A motion to dismiss filed pursuant to Fed.R.Civ.P. 12(b)(6) operates to test the sufficiency of the complaint and permits dismissal for “failure to state a claim upon which relief can be granted.” To show grounds for relief, Fed.R.Civ.P. 8(a)(2) requires that the complaint contain a “short and plain statement of the claim showing that the pleader is entitled to relief.” While Fed.R.Civ.P. 8 “does not require ‘detailed factual allegations' . . . it demands more than an unadorned, the-defendant-unlawfully-harmed-me accusation.” Ashcroft v. Iqbal, 556 U.S. 662, 678 (2009) (citing Bell Atl. Corp. v. Twombly, 550 U.S. 544, 555 (2007)). Pleadings offering mere “‘labels and conclusions' or ‘a formulaic recitation of the elements of a cause of action will not do.'” Id. (citing Twombly, 550 U.S. at 555).

         In determining a motion to dismiss, “courts ‘are not bound to accept as true a legal conclusion couched as a factual allegation.'” Twombly, 550 U.S. at 555 (citing Papasan v. Allain, 478 U.S. 265, 286 (1986)). Further, “[f]actual allegations must be enough to raise a right to relief above the speculative level.” Id. “[T]he factual allegations must be specific enough to justify ‘drag[ging] a defendant past the pleading threshold.'” DM Research, Inc. v. Coll. of Am. Pathologists, 170 F.3d 53, 55 (1st Cir. 1999).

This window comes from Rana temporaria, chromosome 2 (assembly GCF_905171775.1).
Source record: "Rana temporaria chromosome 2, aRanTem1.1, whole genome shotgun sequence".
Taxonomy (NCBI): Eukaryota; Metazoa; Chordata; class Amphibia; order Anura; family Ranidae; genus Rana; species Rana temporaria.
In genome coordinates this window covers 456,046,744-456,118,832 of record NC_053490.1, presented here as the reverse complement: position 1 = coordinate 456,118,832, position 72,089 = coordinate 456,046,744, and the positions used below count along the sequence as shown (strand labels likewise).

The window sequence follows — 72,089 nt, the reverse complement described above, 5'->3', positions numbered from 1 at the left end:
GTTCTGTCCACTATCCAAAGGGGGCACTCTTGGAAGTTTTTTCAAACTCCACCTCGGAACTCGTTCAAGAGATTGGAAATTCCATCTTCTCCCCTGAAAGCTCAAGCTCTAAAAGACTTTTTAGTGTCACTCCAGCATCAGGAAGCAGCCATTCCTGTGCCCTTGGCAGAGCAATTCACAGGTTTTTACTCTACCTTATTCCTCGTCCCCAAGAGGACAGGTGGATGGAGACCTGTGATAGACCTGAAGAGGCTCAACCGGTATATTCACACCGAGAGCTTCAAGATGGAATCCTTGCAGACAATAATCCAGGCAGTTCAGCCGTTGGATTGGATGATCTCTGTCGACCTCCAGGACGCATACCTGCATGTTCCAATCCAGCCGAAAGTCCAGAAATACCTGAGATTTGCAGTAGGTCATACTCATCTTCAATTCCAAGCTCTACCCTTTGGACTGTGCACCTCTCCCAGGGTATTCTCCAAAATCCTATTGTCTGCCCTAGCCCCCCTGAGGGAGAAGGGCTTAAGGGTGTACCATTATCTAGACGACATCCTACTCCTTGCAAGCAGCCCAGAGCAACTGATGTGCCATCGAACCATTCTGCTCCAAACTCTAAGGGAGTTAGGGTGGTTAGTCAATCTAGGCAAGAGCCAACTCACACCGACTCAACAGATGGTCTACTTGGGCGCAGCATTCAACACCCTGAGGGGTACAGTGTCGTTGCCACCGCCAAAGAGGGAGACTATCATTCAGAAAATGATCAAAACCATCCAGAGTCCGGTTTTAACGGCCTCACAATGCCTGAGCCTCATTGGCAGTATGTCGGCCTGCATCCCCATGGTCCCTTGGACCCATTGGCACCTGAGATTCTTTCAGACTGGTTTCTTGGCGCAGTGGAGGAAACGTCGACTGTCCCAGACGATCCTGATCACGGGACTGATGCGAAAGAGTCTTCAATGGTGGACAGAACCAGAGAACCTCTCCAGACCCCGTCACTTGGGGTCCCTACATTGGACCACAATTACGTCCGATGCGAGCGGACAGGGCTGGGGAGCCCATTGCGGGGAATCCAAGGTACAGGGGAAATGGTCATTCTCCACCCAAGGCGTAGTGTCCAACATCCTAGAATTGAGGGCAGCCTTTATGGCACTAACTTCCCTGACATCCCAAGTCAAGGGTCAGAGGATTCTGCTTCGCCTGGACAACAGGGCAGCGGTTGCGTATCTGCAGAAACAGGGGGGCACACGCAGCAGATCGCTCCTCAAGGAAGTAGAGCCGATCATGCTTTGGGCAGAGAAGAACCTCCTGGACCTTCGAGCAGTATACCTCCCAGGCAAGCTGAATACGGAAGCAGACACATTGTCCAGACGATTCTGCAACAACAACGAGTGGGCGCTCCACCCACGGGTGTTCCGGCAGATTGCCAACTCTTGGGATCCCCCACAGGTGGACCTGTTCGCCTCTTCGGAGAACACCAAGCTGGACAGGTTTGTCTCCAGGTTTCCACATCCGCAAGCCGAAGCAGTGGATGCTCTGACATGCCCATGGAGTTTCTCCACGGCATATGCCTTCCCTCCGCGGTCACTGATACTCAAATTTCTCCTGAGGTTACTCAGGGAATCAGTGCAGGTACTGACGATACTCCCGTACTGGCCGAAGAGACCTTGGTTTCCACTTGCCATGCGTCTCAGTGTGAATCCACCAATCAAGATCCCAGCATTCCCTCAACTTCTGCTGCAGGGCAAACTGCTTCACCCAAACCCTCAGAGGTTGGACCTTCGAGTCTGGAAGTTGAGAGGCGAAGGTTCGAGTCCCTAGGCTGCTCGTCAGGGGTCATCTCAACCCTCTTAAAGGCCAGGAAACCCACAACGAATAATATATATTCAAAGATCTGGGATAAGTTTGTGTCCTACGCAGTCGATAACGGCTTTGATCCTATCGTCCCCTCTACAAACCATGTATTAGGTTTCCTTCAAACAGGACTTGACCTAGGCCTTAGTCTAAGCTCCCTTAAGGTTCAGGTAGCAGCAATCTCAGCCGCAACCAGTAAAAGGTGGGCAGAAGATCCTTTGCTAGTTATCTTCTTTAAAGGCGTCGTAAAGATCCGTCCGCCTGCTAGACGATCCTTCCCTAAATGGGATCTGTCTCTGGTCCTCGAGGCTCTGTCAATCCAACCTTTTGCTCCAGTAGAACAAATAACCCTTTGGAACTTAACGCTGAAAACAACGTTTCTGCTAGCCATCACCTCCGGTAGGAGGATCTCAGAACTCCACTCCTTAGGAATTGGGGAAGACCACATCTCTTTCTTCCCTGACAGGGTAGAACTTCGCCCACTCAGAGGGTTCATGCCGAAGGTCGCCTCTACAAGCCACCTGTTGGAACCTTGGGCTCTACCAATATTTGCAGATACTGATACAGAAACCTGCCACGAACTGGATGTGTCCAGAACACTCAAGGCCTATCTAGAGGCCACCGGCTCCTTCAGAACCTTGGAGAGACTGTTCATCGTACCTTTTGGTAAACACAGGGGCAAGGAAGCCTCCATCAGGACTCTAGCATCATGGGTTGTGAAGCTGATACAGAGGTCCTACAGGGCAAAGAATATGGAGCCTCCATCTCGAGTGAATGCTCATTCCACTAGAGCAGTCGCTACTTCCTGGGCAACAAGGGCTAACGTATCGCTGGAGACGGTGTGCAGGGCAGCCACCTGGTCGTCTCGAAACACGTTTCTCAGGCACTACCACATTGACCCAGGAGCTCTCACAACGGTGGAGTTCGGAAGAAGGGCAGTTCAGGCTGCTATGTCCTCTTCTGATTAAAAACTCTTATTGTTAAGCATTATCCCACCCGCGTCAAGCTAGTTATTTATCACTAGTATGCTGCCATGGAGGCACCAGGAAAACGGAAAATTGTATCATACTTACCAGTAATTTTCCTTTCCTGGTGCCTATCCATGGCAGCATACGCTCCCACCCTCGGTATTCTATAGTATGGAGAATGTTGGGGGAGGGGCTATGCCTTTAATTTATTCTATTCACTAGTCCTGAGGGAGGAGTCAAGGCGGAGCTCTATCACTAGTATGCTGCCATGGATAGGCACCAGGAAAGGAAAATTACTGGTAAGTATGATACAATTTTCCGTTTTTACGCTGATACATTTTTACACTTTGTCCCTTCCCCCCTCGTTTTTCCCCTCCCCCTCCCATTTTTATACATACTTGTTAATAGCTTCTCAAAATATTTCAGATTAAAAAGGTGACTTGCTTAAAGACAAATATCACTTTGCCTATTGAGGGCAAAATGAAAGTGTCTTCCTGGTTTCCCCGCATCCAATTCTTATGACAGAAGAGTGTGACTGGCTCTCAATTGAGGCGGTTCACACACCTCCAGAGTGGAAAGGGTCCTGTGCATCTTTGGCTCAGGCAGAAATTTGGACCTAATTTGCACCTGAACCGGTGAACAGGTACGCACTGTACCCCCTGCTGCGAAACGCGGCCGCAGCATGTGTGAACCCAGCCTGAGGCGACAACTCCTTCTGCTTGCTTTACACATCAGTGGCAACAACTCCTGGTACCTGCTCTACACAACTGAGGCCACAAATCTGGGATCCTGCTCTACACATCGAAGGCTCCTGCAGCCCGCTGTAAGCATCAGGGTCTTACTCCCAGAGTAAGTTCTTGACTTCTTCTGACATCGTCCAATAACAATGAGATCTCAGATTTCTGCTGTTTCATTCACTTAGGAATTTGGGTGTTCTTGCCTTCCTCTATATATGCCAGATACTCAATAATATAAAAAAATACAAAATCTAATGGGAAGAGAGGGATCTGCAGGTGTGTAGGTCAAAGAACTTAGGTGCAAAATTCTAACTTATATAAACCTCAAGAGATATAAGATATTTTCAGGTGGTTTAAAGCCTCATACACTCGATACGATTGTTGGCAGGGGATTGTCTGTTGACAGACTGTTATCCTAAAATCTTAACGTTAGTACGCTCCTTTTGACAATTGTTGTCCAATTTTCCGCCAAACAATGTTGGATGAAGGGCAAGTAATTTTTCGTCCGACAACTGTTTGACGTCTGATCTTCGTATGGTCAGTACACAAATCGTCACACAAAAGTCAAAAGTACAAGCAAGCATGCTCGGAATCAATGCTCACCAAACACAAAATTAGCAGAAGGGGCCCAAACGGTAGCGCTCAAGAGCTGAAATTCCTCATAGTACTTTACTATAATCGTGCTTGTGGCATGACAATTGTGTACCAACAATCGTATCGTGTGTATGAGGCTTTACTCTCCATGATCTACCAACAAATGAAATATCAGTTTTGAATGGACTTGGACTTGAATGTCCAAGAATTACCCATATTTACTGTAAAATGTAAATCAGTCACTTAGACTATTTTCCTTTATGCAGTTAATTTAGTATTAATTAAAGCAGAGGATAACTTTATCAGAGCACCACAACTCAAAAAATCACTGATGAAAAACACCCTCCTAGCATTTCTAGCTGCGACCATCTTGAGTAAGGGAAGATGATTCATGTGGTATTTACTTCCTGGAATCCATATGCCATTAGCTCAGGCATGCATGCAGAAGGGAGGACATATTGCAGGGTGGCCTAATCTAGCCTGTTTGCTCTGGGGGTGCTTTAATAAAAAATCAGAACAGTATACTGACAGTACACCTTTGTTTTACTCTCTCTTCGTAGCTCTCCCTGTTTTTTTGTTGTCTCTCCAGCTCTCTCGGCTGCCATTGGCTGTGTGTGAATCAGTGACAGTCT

In order “[t]o survive a motion to dismiss, a complaint must contain sufficient factual matter, accepted as true, to ‘state a claim to relief that is plausible on its face.'” Iqbal, 556 U.S. at 678. In addition to well-pleaded allegations in the complaint, the Court may also consider “matters of public record, orders, items appearing in the record of the case, and exhibits attached to the complaint, ” as well as documents attached to a defendant's motion to dismiss that are important to the plaintiff's claims or if referred to in the complaint. Amini v. Oberlin College, 259 F.3d 493, 502 (6th Cir. 2001) (citation omitted); Composite Tech., L.L.C. v. Inoplast Composites S.A. de C.V., 925 F.Supp.2d 868, 873 (S.D. Ohio 2013).